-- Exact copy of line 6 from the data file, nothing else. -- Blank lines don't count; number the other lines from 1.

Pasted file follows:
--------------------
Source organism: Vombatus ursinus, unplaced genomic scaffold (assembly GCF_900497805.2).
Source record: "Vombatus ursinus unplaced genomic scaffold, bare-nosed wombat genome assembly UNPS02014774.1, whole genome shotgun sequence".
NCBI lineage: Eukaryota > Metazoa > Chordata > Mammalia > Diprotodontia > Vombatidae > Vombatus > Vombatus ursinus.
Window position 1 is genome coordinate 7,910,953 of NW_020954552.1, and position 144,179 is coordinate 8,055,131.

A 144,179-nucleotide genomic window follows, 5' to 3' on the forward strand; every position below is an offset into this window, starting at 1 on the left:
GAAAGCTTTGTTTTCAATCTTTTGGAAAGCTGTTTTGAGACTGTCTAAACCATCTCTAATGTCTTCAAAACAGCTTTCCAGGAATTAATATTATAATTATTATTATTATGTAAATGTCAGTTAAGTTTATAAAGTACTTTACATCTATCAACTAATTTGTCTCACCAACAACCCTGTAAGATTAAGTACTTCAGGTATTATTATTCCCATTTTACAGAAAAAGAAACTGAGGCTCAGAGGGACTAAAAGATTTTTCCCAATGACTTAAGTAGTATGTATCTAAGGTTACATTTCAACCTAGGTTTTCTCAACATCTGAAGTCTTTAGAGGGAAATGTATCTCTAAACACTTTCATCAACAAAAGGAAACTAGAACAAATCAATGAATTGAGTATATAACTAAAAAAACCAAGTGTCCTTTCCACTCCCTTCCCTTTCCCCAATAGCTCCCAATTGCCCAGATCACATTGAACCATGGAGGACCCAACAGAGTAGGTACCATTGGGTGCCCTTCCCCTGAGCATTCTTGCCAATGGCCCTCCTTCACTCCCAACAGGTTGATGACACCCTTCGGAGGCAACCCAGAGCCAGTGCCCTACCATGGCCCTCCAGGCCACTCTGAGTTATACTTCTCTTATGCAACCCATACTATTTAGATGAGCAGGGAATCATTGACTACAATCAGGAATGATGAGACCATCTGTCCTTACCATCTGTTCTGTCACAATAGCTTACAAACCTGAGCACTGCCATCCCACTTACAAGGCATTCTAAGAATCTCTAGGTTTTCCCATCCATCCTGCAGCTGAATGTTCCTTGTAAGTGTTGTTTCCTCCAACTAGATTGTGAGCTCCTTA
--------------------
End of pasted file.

GAAAGCTTTGTTTTCAATCTTTTGGAAAGCTGTTTTGAGACTGTCTAAACCATCTCTAATGTCTTCAAAACAGCTTTCCAGGAATTAATATTATAATTATTATTATTATGTAAATGTCAGTTAAGTTTATAAAGTACTTTACATCTATCAACTAATTTGTCTCACCAACAACCCTGTAAGATTAAGTACTTCAGGTATTATTATTCCCATTTTACAGAAAAAGAAACTGAGGCTCAGAGGGACTAAAAGATTTTTCCCAATGACTTAAGTAGTATGTATCTAAGGTTACATTTCAACCTAGGTTTTCTCAACATCTGAAGTCTTTAGAGGGAAATGTATCTCTAAACACTTTCATCAACAAAAGGAAACTAGAACAAATCAATGAATTGAGTATATAACTAAAAAAACCAAGTGTCCTTTCCACTCCCTTCCCTTTCCCCAATAGCTCCCAATTGCCCAGATCACATTGAACCATGGAGGACCCAACAGAGTAGGTACCATTGGGTGCCCTTCCCCTGAGCATTCTTGCCAATGGCCCTCCTTCACTCCCAACAGGTTGATGACACCCTTCGGAGGCAACCCAGAGCCAGTGCCCTACCATGGCCCTCCAGGCCACTCTGAGTTATACTTCTCTTATGCAACCCATACTATTTAGATGAGCAGGGAATCATTGACTACAATCAGGAATGATGAGACCATCTGTCCTTACCATCTGTTCTGTCACAATAGCTTACAAACCTGAGCACTGCCATCCCACTTACAAGGCATTCTAAGAATCTCTAGGTTTTCCCATCCATCCTGCAGCTGAATGTTCCTTGTAAGTGTTGTTTCCTCCAACTAGATTGTGAGCTCCTTA